Posts in Adult education
The lazy mysticism of Alan Watts

The only thinker whose popularity on YouTube comes close to prophet-of-rage Jordan Peterson is Alan Watts, the British popularizer of Eastern wisdom. Watts’ talks from the 50s, 60s and early 70s have millions of views on YouTube, and are often edited to the accompaniment of orchestral or ‘chillstep’ soundtracks and jazzy collages of modern life.

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Sir Anthony Seldon: Universities can help form free adults

This week I took the train out to Milton Keynes, then a taxi through the golden fields of Buckinghamshire to the University of Buckingham, where Sir Anthony Seldon recently became vice-chancellor. He was previously headmaster of Wellington School, where he became prominent for his advocacy of happiness classes. Now, he has brought that vision to higher education, outlining his plan to make Buckingham 'Europe's first positive university'.

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Universities should try to teach wisdom, not just knowledge

Should a university provide a moral or spiritual education to its students? The idea seems ridiculous in the age of the mega-university. Universities today are enormous corporations, employing tens of thousands of academics and staff, with anything from 5000 to 30000 undergraduates studying there at any one time. The university is a microcosm of our multi-cultural society - there can be no one over-riding ethos in the 'multi-university'.

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Philosophies for Life pilot: the results

This year I’ve developed and trialled an eight-part course in practical philosophy, called Philosophies for Life. The pilot was financed by the Arts and Humanities Research Council via Queen Mary, University of London.  I trialled the course with three partner organizations: Saracens rugby club; New College Lanarkshire and HMP Low Moss prison; and Manor Gardens mental health charity.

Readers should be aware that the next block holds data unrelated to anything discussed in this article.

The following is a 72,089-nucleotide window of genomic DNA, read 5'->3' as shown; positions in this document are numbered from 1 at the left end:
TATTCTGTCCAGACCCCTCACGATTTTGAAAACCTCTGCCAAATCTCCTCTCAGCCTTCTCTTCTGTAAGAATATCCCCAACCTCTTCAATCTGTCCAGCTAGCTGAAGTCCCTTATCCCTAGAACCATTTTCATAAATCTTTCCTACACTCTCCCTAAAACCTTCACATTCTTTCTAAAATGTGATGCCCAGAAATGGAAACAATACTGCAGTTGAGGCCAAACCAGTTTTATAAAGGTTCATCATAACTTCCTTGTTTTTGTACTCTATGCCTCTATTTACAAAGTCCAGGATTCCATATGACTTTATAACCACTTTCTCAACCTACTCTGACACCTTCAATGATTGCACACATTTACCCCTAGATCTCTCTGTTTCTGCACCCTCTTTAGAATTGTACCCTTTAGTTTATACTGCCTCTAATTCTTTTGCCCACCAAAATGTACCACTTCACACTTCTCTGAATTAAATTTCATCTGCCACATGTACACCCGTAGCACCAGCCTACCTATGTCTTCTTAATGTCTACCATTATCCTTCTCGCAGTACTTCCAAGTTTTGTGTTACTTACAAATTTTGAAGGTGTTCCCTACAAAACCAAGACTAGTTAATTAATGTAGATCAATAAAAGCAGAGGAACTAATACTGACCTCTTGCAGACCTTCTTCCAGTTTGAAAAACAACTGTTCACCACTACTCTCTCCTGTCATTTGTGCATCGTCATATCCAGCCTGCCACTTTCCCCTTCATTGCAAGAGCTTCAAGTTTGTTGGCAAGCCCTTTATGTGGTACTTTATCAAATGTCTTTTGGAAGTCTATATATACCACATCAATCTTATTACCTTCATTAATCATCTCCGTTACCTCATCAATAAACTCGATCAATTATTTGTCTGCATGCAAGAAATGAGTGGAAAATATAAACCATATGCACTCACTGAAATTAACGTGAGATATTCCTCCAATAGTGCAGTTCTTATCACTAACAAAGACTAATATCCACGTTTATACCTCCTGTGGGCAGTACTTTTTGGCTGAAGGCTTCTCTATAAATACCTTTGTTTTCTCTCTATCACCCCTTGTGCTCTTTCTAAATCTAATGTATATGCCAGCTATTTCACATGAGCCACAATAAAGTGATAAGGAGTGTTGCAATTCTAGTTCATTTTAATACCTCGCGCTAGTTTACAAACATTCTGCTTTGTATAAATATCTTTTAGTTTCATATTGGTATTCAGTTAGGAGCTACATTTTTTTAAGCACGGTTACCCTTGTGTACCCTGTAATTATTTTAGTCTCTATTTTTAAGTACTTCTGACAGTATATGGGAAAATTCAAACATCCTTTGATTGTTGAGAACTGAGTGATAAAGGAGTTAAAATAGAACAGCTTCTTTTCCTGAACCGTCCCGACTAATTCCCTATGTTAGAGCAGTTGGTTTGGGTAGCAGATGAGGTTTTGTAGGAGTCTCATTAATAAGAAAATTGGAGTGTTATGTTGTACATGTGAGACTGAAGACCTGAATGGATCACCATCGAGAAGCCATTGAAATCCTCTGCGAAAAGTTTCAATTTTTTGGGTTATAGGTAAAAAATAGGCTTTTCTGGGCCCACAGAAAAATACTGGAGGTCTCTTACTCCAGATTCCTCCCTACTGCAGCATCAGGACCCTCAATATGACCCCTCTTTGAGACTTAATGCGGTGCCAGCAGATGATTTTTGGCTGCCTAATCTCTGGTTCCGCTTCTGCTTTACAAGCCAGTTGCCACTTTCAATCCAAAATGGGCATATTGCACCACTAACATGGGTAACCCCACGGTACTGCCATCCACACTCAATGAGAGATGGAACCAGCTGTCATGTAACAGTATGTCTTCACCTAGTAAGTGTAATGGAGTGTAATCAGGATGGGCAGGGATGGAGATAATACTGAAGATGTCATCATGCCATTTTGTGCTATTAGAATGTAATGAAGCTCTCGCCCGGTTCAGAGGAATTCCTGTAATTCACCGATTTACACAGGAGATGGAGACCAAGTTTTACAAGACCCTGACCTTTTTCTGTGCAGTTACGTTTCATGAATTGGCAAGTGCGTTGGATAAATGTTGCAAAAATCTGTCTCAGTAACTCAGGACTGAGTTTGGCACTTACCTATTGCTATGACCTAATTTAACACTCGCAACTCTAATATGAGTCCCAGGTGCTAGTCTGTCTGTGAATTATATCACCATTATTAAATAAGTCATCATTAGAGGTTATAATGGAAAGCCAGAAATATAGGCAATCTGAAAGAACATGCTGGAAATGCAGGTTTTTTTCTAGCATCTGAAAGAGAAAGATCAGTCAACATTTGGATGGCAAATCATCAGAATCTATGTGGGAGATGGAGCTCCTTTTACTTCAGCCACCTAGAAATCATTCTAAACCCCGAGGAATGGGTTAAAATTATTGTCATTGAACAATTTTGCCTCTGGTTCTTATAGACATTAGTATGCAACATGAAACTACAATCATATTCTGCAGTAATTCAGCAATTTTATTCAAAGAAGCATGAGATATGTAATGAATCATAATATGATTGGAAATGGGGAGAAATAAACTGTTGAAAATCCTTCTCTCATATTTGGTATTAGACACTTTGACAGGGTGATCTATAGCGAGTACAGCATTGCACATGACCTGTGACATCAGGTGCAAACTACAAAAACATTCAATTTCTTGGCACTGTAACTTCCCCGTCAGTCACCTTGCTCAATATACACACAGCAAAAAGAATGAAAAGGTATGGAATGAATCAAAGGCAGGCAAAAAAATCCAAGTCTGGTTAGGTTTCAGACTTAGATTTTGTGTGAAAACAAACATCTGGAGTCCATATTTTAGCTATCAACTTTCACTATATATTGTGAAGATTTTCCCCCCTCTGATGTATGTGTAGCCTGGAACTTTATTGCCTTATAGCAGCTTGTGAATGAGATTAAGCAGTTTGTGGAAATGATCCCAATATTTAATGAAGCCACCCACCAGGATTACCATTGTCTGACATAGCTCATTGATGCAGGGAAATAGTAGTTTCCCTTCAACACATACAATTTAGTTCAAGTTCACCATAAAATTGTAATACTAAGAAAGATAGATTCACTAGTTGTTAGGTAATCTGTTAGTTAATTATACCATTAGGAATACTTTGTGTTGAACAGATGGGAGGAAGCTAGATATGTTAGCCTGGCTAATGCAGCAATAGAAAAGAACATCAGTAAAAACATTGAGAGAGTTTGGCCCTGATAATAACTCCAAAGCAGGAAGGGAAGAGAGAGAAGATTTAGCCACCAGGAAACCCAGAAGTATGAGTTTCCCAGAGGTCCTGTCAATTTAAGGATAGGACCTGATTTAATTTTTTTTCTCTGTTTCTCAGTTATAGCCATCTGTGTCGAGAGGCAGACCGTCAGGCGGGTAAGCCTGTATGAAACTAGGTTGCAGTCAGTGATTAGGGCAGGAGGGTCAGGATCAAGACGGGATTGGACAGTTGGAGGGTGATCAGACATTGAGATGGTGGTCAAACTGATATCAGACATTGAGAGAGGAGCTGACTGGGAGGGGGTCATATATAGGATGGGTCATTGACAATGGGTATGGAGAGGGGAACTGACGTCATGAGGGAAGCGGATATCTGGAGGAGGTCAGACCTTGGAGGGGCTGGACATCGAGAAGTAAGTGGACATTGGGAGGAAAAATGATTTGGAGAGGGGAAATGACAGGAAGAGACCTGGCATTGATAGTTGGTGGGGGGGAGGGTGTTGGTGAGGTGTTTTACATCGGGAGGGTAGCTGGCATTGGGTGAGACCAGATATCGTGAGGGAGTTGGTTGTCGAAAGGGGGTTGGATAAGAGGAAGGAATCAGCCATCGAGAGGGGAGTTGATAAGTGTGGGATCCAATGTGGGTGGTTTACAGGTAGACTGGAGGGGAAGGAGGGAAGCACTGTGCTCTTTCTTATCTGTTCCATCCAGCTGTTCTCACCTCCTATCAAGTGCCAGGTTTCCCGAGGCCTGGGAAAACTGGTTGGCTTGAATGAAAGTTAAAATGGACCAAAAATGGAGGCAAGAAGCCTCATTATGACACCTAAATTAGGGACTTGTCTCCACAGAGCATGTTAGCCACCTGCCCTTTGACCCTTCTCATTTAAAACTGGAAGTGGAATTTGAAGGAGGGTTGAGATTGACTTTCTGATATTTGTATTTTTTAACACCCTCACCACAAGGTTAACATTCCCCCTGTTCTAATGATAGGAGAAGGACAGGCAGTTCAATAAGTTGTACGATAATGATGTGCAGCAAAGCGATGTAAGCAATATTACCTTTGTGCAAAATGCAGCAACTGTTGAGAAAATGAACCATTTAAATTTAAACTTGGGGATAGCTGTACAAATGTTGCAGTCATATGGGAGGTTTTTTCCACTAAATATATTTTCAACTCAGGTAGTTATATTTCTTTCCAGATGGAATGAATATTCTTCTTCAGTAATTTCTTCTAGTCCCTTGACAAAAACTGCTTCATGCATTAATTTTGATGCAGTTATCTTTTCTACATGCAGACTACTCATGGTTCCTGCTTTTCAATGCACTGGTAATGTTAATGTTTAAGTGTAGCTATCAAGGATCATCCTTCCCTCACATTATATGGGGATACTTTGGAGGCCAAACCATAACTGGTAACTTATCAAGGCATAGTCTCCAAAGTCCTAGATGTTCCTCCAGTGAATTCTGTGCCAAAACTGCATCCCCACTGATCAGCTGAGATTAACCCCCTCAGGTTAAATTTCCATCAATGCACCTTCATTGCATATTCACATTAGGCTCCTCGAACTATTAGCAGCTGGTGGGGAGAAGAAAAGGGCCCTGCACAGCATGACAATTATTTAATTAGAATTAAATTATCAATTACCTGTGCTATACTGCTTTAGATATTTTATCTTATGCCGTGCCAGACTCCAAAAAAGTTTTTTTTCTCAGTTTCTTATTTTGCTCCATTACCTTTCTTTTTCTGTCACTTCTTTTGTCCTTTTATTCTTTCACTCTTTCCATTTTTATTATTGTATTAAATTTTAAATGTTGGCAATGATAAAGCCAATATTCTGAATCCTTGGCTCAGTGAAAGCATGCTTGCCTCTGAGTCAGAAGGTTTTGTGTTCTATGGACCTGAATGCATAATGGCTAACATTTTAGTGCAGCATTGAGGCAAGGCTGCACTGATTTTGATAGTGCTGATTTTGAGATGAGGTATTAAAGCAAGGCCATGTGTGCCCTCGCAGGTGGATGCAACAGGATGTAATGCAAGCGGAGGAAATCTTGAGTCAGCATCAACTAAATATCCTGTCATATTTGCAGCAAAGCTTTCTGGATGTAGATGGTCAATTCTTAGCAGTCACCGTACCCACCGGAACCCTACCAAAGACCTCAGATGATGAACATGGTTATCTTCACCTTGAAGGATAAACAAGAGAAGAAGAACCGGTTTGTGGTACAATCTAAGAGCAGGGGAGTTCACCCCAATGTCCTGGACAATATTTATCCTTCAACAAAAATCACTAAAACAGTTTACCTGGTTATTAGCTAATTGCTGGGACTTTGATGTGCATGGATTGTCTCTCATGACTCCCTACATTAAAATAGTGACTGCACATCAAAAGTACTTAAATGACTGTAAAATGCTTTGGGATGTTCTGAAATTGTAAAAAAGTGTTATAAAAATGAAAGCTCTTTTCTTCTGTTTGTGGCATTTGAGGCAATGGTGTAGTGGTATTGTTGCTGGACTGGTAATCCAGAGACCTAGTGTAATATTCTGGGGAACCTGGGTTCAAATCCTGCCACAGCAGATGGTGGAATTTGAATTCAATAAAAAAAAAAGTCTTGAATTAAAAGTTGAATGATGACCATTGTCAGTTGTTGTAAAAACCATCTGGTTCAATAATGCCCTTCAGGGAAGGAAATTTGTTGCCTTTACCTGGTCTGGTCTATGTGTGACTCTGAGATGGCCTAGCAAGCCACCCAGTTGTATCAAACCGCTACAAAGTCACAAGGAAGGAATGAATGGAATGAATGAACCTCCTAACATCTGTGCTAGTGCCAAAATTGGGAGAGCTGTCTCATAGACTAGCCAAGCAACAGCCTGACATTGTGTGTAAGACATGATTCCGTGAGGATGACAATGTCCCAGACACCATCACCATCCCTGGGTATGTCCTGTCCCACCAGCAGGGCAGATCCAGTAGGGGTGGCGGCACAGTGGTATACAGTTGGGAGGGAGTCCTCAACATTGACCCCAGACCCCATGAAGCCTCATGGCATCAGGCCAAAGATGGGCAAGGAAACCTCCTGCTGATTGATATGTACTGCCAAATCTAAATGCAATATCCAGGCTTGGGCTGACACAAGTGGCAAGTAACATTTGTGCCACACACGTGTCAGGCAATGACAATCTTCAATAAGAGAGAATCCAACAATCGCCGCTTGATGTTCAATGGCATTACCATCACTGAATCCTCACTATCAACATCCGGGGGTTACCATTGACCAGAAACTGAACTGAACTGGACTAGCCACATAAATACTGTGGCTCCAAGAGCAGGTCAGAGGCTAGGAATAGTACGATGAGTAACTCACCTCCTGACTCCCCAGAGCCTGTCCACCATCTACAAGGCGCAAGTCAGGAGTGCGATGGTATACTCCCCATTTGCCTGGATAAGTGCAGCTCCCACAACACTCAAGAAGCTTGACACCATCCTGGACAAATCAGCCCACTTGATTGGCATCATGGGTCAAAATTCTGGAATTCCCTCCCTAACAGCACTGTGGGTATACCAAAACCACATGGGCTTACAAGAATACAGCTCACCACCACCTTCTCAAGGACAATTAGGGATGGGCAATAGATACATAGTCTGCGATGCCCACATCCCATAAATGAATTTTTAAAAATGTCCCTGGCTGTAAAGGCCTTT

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Where next for well-being policy?

I went to the book-launch of a new book on well-being policy yesterday, which brought together some leading figures in this nascent movement - including David Halpern of the government’s ‘nudge unit’, Canadian economist John Helliwell, psychologist Maurren O'Hara, and Juliet Michaelson of the new economics foundation.

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Wisdom, critical thinking, well-being or faith?

Apologies for the lack of newsletters recently - I’ve been in the depths of a project to design and teach a course based on Philosophy for Life. This month, I started teaching it in three organizations - a mental health charity in London called Manor Gardens; Saracens rugby club; and Low Moss prison in Glasgow (via New College Lanarkshire, which runs learning courses there).

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